Eye on ethics: Guarding the data mine


Large thefts of electronic patient records have occurred recently in several health systems. How secure are pharmacy patient data and does the responsibility for guarding those data extend beyond the IT department?

Despite repeated staff training, a surprising number of losses occur "through employees making mistakes or inadvertently revealing information. It is ironic that so many organizations do not have a comprehensive awareness program in place, perhaps missing the obvious and focusing upon the more stimulating high-tech threat instead," states a recent edition of the ISO17799 newsletter (go to http://www.17799central.com/news.htm). The International Organization for Standardization, originator of the international ISO9000 system of quality standards, developed this information security quality standard.

Pharmacists work in both the realm of abstract problem-solving and also with patients and medications, and they should insist on being part of the IT security development process. Nearly every patient uses pharmacy services, and hundreds of patients we see each day could be affected by a security breach, even though it may occur miles from the pharmacy. IT specialists may not appreciate the waste of staff time and the damage to the pharmacy profession that occur when records are lost, not to mention the loss of privacy. Identity thieves even use health insurance fraudulently, which can further compromise the integrity of patient records.

Best practices in data management within facilities include encrypted e-mail, laptops programmed to erase their own hard drives after several unsuccessful logins, user-specific encrypted jump drives, Web-based systems, and scrupulous shredding of unneeded documents. These procedures protect systems and hard copies, but what about those people walking in and out of facilities?

A cyber crime investigator, formerly with the FBI, said most hackers manipulate people, not data. Temps who circulate among facilities and infiltrators dressed like maintenance people can penetrate the more casual security of outpatient pharmacies. The same investigator said leaders need to develop a contingency policy and statements before a crisis occurs, to protect their credibility as well as data.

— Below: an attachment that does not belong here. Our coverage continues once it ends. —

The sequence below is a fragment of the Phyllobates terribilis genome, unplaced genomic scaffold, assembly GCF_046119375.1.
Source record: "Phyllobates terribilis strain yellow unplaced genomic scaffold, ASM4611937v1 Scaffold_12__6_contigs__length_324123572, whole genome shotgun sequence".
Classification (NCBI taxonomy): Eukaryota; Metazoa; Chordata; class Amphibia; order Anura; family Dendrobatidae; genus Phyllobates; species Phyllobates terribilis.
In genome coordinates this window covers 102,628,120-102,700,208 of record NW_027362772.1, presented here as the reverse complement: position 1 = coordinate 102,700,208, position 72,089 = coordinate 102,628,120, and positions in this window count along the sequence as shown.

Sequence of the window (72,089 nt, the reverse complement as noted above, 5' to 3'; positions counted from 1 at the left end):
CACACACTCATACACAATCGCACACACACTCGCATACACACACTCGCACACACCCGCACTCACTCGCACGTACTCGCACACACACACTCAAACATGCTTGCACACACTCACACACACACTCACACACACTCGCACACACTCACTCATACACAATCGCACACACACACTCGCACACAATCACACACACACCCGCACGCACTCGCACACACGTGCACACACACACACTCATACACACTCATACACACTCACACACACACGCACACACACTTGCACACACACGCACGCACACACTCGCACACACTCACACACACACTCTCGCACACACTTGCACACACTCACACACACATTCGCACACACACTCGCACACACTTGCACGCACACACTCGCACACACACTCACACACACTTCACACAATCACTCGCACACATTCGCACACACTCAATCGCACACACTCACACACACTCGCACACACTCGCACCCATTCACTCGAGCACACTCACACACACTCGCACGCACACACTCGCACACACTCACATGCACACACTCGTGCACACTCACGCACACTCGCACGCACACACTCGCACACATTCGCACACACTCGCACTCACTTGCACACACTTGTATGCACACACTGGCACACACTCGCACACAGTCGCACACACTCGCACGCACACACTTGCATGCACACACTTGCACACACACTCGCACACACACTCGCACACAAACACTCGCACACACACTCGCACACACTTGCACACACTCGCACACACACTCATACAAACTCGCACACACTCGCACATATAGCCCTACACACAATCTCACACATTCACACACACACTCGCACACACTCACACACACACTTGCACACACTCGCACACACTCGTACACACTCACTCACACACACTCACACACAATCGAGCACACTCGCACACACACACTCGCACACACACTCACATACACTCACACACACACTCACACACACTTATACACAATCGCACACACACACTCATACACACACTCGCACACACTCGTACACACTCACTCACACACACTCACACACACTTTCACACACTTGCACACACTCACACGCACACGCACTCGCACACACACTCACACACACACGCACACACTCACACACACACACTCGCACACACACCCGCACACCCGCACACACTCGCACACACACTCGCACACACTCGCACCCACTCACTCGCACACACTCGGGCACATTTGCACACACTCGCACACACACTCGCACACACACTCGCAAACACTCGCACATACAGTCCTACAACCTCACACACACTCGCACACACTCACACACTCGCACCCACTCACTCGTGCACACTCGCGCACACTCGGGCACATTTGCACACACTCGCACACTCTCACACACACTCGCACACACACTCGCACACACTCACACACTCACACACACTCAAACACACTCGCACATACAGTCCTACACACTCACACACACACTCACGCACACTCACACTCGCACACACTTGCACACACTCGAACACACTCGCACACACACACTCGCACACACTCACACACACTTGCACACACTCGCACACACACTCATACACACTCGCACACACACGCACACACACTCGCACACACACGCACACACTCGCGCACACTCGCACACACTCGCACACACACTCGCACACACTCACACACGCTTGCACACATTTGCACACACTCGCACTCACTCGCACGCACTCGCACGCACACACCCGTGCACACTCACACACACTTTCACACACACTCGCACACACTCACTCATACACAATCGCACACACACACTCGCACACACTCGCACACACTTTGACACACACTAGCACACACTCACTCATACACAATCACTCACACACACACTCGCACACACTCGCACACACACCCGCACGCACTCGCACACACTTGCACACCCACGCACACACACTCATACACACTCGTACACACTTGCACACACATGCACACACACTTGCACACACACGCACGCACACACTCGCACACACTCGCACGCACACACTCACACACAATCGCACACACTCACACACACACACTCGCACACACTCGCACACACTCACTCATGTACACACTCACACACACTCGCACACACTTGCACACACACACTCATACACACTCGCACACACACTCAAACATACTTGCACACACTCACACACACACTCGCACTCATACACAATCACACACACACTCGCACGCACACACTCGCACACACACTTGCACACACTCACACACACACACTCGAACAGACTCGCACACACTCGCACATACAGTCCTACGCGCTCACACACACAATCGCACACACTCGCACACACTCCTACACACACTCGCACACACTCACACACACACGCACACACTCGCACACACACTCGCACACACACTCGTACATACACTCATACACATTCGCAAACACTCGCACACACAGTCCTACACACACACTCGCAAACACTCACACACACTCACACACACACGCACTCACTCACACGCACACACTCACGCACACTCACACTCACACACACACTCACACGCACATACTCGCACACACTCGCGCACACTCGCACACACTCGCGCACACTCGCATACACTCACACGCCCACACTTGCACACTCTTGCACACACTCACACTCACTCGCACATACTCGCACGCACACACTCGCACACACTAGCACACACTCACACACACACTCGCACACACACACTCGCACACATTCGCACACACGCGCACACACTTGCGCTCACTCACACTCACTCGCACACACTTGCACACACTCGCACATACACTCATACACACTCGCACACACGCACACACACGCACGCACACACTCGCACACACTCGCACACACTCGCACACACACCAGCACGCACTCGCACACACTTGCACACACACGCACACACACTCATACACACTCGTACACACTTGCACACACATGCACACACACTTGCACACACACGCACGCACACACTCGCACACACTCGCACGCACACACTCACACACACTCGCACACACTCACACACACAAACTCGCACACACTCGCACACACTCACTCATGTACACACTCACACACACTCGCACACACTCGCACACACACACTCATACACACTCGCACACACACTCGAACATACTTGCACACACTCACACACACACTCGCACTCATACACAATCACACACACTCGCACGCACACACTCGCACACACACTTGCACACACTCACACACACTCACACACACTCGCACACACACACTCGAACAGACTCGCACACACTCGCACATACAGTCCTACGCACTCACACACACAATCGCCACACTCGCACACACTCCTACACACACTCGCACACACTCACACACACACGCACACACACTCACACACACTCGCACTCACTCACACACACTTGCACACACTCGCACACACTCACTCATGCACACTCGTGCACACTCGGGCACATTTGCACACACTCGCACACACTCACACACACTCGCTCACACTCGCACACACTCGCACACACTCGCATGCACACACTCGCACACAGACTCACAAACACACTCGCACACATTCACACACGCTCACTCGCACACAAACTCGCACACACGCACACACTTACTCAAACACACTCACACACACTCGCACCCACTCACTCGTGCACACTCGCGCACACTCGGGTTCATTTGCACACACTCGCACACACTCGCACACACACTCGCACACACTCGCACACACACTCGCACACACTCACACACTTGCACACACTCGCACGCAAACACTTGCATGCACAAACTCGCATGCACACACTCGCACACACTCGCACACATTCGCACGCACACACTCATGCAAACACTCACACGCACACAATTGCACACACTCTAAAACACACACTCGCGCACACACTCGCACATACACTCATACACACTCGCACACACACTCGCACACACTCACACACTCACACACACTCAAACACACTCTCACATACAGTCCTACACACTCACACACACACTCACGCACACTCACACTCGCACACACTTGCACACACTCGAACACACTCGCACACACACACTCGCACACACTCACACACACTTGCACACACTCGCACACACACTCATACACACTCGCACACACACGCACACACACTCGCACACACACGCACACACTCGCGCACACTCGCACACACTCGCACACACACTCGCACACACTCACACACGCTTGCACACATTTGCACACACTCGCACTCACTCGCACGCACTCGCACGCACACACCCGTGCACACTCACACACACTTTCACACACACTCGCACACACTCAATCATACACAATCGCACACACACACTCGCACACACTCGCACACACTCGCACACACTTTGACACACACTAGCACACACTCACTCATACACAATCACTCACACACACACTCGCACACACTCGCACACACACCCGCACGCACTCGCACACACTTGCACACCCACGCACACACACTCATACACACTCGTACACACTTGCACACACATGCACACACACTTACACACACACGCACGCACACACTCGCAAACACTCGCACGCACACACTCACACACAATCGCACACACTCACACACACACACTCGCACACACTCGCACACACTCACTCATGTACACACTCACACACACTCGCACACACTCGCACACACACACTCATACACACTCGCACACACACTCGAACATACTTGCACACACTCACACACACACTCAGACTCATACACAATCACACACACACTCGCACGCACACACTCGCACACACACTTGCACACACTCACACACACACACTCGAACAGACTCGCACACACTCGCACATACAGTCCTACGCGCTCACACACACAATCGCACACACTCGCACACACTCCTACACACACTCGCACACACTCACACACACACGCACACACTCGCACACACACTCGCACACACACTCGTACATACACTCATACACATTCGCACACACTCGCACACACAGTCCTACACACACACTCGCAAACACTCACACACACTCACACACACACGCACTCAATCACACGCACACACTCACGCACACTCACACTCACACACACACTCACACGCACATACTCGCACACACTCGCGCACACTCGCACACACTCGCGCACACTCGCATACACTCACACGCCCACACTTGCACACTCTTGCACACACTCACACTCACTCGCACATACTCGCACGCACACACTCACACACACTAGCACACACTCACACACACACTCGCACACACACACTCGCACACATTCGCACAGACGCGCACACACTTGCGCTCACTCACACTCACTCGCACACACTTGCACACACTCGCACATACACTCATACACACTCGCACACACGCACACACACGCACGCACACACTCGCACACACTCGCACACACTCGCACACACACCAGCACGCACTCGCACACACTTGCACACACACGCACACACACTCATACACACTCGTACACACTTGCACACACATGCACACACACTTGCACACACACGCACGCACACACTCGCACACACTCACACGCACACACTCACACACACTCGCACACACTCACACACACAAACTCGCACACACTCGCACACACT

How many of us are ready for a major loss of patient data? How can pharmacists help steer the development of policies and procedures? One health system trains clinicians from every department as systems analysts, working between IT and practitioners to train and troubleshoot. IT professionals are also oriented to patient care, strengthening understanding of issues common to the healthcare team, including the consequences of security breaches.

Pharmacists who have experienced the physical theft of drugs, by the public or by employees, may be better attuned to the realities of loss prevention than those who work in more sequestered areas. Those trained in outpatient facilities learn to watch for and prevent opportunities to intercept or misuse patient records. The public also constantly scrutinizes our handling of its information.

Analyzing security gaps, building a quality data protection policy and recovery plan, and carefully screening and training employees are essential activities for ethical pharmacists. Involving all professionals, including R.Ph.s, in security design will also help prevent an atmosphere of mistrust. We have far too much work to do for our patients to spend valuable time watching one another.

Disclaimer: This column highlights ethical situations that often occur in pharmacy practice. It is designed to stimulate discussion on how to deal with these situations and is not intended as legal advice. Pharmacists who need immediate assistance should consult their attorneys, employers, state boards of pharmacy, and state and federal laws.

THE AUTHOR has practiced long-term care and community pharmacy in Oregon for more than a decade and has served on numerous professional and community boards.

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